Villages Separated By Civil War Slowly Return To Old Friendships
During the Sri Lankan civil war, neighbouring villages were often separated due to the fighters’ front lines. Now the concept of the ‘border village’ is becoming a distant memory.
For about 20 years the two villages were on the opposite side during the Sri Lankan civil war. Kokolai and Karnatakeni were separated by what was known as the forward defence line.
The militant organisation, The Liberation Tigers of Tamil Eelam, commonly known as the Tamil Tigers, attacked Kokolai several times because it was a Sinhalese-majority village. But somehow the Sinhalese villagers did not leave and they tried to maintain their friendships with the neighbouring Tamil hamlet.
But now the age-old relationship between the villagers is growing once again.
Kokolai and Karnatakeni are not the only of what are known as Sri Lanka’s “border villages” to rekindle old friendships.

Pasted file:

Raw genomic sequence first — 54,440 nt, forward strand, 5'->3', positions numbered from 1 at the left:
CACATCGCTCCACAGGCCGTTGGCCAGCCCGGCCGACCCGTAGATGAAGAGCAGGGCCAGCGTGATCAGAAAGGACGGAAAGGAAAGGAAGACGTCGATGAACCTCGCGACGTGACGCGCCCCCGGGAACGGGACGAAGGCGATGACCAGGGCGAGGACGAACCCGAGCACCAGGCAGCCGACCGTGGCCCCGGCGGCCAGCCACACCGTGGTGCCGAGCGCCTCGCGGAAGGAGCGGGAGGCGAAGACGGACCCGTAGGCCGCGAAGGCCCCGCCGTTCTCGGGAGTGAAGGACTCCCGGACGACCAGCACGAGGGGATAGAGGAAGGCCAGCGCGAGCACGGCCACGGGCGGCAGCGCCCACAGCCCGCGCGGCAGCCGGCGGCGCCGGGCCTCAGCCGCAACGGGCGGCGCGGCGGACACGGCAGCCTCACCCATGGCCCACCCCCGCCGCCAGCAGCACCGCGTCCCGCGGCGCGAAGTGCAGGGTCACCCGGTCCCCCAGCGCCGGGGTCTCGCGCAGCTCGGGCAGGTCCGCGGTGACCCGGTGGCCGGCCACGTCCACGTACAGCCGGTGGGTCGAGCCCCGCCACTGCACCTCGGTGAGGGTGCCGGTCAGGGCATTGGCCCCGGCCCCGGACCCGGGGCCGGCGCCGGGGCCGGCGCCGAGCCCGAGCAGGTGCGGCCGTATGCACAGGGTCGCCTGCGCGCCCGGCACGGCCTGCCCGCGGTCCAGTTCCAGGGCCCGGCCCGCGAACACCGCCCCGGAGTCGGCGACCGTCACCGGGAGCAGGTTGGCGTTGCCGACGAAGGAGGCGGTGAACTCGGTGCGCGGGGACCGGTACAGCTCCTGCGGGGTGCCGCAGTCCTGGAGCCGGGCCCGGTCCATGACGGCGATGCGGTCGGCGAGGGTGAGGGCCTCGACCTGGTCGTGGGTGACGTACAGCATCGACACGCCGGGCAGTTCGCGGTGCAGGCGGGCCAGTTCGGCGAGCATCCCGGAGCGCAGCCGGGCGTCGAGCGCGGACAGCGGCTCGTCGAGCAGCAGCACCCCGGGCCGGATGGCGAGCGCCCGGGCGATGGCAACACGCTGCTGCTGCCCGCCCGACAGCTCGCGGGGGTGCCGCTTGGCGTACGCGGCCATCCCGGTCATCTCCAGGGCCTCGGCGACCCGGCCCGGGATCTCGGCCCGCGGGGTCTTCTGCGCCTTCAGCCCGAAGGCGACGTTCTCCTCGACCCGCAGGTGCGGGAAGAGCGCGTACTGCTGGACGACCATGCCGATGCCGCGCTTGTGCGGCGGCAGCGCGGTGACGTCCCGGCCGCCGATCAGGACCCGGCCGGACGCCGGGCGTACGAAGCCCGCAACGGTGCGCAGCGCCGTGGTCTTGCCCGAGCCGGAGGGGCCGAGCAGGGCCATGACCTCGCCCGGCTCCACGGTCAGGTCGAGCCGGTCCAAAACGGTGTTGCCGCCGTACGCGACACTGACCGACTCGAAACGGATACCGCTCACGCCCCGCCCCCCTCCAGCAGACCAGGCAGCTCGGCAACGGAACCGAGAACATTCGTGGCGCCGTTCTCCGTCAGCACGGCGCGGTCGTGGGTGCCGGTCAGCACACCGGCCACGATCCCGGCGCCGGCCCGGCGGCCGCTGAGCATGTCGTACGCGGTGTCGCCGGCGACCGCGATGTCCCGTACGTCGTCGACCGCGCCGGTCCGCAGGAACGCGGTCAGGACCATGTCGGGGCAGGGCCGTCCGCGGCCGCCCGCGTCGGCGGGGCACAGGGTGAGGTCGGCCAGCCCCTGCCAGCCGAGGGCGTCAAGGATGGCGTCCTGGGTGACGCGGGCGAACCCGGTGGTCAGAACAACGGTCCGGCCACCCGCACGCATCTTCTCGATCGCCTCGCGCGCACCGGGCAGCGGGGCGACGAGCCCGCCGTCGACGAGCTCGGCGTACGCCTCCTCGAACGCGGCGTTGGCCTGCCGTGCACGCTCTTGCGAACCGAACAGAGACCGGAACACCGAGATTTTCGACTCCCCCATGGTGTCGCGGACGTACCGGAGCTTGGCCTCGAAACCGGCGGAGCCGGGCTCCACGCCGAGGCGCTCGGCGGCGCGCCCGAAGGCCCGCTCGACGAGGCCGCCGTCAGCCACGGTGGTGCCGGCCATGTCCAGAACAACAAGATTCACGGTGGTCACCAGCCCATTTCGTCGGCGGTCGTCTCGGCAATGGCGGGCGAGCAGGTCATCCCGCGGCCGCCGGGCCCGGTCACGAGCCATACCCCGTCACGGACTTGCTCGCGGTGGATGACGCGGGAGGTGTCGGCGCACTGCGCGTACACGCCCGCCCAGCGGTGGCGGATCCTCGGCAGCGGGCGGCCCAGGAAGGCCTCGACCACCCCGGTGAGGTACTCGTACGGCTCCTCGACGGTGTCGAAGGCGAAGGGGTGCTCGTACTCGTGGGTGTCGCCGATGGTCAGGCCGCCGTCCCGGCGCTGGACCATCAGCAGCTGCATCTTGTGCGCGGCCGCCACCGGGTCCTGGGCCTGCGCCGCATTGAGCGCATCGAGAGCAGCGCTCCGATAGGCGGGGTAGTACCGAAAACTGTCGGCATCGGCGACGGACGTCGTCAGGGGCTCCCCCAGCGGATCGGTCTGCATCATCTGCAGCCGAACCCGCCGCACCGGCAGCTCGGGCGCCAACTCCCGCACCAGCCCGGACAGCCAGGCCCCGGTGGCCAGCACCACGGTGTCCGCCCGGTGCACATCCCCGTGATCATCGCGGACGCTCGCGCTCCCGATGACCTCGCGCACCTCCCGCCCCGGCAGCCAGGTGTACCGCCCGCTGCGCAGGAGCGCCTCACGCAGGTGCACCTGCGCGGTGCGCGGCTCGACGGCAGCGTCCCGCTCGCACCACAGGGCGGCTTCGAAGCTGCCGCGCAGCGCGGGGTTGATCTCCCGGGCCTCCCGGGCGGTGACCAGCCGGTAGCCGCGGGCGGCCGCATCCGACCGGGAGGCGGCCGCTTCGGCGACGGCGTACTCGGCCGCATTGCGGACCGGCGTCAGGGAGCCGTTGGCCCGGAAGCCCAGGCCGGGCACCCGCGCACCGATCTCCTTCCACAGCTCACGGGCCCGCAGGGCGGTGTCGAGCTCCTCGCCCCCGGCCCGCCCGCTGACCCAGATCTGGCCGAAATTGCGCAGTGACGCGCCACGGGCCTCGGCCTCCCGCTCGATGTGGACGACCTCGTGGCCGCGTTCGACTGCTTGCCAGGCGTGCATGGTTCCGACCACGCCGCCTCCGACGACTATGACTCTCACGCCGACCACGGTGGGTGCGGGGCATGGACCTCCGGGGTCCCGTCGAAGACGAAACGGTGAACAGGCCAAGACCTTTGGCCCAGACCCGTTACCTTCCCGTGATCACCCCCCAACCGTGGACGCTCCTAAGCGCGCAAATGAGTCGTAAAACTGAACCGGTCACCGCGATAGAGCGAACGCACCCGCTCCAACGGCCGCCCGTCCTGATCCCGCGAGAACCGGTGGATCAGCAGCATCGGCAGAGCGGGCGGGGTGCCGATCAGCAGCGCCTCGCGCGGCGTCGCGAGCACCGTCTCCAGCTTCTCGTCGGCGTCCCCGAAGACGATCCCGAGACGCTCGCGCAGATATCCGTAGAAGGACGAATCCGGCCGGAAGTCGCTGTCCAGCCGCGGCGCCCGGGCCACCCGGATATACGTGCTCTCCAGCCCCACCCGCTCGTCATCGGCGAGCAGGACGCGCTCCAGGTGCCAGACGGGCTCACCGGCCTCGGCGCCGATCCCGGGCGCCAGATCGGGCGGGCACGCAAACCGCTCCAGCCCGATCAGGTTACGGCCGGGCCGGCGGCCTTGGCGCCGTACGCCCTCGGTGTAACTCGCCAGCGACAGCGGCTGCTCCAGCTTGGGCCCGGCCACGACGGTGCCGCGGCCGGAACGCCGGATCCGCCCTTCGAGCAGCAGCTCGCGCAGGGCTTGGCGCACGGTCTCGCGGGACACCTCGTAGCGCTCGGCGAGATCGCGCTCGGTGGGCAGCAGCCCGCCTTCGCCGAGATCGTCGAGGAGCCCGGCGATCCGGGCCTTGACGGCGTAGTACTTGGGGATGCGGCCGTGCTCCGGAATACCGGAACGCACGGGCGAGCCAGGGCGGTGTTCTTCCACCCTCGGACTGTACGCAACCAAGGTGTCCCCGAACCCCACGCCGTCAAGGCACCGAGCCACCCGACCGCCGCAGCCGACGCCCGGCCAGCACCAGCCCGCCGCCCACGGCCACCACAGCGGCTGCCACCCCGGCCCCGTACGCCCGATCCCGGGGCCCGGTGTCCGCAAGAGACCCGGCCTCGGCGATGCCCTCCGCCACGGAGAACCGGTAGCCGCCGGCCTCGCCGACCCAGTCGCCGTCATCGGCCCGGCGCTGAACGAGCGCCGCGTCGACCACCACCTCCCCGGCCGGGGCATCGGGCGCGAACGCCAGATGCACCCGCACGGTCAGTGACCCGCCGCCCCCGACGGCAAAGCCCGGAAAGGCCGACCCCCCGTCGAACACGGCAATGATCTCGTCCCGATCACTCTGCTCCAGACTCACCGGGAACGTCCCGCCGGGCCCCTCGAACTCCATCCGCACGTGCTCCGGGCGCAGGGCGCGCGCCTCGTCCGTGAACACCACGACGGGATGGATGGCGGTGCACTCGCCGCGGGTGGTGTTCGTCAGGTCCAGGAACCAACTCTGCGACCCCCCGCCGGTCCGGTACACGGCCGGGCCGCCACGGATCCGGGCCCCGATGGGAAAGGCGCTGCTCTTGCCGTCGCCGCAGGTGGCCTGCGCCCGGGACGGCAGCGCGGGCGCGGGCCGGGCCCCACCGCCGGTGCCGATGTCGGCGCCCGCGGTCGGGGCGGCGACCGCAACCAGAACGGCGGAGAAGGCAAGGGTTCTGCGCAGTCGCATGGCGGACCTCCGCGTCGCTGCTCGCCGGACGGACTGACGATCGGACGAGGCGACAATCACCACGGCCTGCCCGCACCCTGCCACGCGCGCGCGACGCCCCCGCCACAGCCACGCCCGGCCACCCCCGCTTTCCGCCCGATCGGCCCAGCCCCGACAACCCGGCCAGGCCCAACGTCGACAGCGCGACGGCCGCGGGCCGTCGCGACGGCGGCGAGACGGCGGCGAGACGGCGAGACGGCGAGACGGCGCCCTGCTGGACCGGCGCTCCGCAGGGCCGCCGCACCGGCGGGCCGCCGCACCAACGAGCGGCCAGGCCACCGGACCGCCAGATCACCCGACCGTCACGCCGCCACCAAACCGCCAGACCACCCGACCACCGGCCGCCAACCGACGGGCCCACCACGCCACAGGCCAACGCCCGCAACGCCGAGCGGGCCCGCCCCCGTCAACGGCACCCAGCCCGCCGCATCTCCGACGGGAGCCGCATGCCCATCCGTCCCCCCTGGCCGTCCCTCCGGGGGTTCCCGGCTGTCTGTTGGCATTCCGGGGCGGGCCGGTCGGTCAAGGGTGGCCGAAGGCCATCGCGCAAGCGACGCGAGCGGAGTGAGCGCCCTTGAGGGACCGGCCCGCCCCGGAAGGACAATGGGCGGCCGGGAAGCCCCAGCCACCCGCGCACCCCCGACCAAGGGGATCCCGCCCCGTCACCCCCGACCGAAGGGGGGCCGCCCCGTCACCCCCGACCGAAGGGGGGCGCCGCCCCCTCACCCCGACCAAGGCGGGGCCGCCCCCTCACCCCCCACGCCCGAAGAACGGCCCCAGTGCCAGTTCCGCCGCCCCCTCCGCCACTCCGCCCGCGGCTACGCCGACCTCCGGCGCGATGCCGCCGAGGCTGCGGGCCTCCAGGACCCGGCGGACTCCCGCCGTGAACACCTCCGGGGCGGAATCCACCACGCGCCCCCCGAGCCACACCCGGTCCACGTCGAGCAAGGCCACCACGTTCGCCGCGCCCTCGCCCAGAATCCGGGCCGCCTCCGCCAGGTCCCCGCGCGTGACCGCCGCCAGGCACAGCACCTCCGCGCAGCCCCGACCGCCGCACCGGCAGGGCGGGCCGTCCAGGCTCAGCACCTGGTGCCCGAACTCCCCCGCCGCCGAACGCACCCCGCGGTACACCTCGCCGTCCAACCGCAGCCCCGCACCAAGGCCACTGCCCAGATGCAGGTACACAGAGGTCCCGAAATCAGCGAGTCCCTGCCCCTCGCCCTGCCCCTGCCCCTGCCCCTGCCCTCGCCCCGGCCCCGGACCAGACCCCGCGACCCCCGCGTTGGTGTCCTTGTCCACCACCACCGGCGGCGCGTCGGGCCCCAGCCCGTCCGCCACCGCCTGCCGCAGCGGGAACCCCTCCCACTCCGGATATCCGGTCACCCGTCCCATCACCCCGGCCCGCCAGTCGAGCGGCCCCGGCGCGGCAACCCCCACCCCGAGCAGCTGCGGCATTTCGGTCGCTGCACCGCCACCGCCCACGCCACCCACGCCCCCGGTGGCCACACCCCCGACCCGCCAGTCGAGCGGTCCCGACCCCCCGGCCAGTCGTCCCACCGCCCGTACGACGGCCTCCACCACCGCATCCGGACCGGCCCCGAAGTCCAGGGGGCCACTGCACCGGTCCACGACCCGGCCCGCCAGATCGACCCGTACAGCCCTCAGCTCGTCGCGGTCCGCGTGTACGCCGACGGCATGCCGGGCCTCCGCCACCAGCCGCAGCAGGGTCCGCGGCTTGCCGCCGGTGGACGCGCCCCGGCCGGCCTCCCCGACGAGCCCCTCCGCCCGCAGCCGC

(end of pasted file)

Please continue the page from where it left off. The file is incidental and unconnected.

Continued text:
Thiriyaya and Kalarawa are another example. “In the past we used to pull up the fishing nets with the Tamils,” recalls Don Anthony, one of the oldest men in Kalarawa village. “The girls in our village got friendly with the boys in theirs and they would elope. The same thing happened with girls in Thiriyaya. So, in fact, we were relatives.”
During the civil war the two villages were separated, and even those who were family lost touch, he says sadly.
“But now old relationships and friendships are returning,” he continues. “I never dreamed that it could be like this and I am so happy to see this all before I die.”
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